C-Stores Draw Market Share From Grocery, Retail

a gas station sign on top of a building

“It’s Not Crazy, It’s Casey’s.”

That ethos sums up the food-away-from-home situation better than most as the summer approaches and grocery stores, retailers, club stores, and more try to figure out how to provide value, food, services, and sundry to inflation-weary consumers from coast to coast. If the new slogan for Casey’s-brand C-stores calls direct attention to the flip-the-script aspect of today’s market, it shouldn’t surprise operators too terribly much – dairy is expensive. Beef is expensive. Sugar is expensive. Vanilla is expensive. Chocolate is really, almost scarily expensive.

Casey’s new slogan is meant to specifically target many of its higher-cost competitors, no matter the format of their store. With 2,600 locations spread across 17 states, the Iowa-based C-store is quietly America’s third-largest C-store chain and fifth-largest pizza chain, and the new slogan reinforces a strategy of direct, deliberate, and targeted restaurant-quality food offerings, unique LTOs, and value-driven products that offer an “unexpected convenience experience” long absent from traditional C-store fare.

Casey’s Goes for the Throat  Stomach

Gone are the days of stale donuts and rotisserie hot dogs that look as if they’d survive a nuclear blast.

Instead, Casey’s private-label line (simply called Casey’s) features over 300 products in 31 categories. “It has never been a more exciting time for Casey’s, with our significant growth in store numbers, food innovation, and freshly prepared offerings,” said Steph Hoppe, VP of omnichannel marketing at Casey’s, to Progressive Grocer.

“Now is the perfect time for our brand to position itself as so much more than a typical gas station – and ‘It’s Not Crazy, It’s Casey’s’ emphasizes the surprising reality that you can get a delicious meal and all the other daily products you love while filling up your tank at a convenience store.”

Placer.ai recently codified this phenomenon. In its recent white paper, “C-Stores: From Convenient Stops to Go-to Destinations,” the data reinforces just how far C-stores have come in taking market share away from retailers and grocers. C-stores, in fact, have outperformed overall retail over the past 12 months in year-over-year visits, led by chains such as Maverik, Buc-ee’s, Rutter’s, and Casey’s.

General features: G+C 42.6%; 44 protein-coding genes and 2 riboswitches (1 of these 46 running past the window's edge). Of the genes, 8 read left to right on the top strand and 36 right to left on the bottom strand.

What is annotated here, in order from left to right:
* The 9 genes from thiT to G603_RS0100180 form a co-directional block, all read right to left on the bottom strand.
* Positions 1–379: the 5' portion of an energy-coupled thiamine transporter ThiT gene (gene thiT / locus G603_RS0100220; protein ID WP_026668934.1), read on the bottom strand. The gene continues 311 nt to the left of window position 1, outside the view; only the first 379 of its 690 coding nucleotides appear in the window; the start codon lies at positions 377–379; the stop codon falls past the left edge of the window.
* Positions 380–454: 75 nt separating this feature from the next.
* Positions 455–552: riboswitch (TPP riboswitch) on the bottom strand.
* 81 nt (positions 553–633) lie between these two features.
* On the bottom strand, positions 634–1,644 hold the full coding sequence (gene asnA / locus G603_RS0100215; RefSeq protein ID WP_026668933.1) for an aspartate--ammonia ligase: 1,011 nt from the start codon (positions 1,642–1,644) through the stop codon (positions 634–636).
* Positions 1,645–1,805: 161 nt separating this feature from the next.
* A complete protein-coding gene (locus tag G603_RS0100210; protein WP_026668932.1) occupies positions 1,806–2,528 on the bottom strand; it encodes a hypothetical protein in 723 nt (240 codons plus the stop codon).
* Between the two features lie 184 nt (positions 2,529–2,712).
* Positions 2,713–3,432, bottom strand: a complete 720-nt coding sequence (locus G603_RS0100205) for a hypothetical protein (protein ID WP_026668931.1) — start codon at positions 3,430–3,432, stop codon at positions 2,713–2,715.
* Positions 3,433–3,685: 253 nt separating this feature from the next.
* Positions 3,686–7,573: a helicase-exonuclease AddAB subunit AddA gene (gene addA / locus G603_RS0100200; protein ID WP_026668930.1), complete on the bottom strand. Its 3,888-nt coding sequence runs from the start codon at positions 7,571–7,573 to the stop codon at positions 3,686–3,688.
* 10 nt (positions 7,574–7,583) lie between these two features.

Casey’s and Maverik are highlighting breakfast. Casey’s famous breakfast pizza remains a huge draw to its stores for those who want a little Italian with their coffee and fuel in the morning, while Utah-based Maverik – which recently acquired Kum & Go and its 400+ stores – offers a slew of specialty burritos and other chef-inspired creations.

Buc-ee’s and Rutter’s, on the other hand, are leveraging increased square footage and store footprints to drive sales and steal market share away from grocers and retailers. Buc-ee’s holds the world record for the largest C-store, and even counts its award-winning bathrooms as a draw, helping to account for its much greater share of weekend visits than other C-store chains (36.9% market share on weekends compared to 28.3% for its competitors). Buc-ee’s has become a destination, not just a place to fill up and move on.

Rutter’s, meanwhile, is building up to get customers in. A recent second-floor addition to a store in York, Penn. offers an expansive beer cave and wine selection, and consumers increased their year-over-year dwell time by over 15%.

If you haven’t visited a contemporary C-store lately, now might be the time to see how they’re doing it and adjust appropriately. It’s not like people are flocking to C-stores just for the gas.

Quarterly Results Rattle Operators & Investors

Meanwhile, The Wall Street Journal recently reported that consumers are mad as hell and not going to take it anymore – at least as far as food prices go. After years of increases, many food manufacturers rang the alarm bell in recent earnings calls as low-income consumers’ spending continues to recede, eroding profits and begging the question, well where are they going? 

The Food Institute covered some of the answer to this question in its news review earlier this month:

Fast-food chains, C-stores, and snack makers are benefitting as they plan new deals, flavors, and collaborations to compete for every little cent. Per the article, coffee drinkers are leaving Starbucks’s loyalty program; Chips Ahoy fans are on shore leave, leaving more and more boxes lingering in an ocean of plastic on store shelves; and fewer customers are ordering fast food, pressuring big companies like McDonald’s and Wendy’s.

Adding fuel to the retail fire is more and more data that the era of one-stop shopping is far behind us. The Wall Street Journal recently reported that consumers make 8% more trips to different retailers as inflation hampers budget-conscious consumers across the country, which makes sense given the fact that grocery prices today are 21% more expensive than they were just three years ago, and that groceries now account for the highest percentage of household budgets in over 30 years. No wonder private label is thriving.

The Food Institute Podcast

Corn stocks, poultry flocks, and highly-pathogenic avian influenza – what does the U.S. agricultural system look like amid inflation and other headwinds? Wells Fargo Chief Agricultural Economist Dr. Michael Swanson discussed specialty crops, grain plantings, and what to expect in the growing year to come.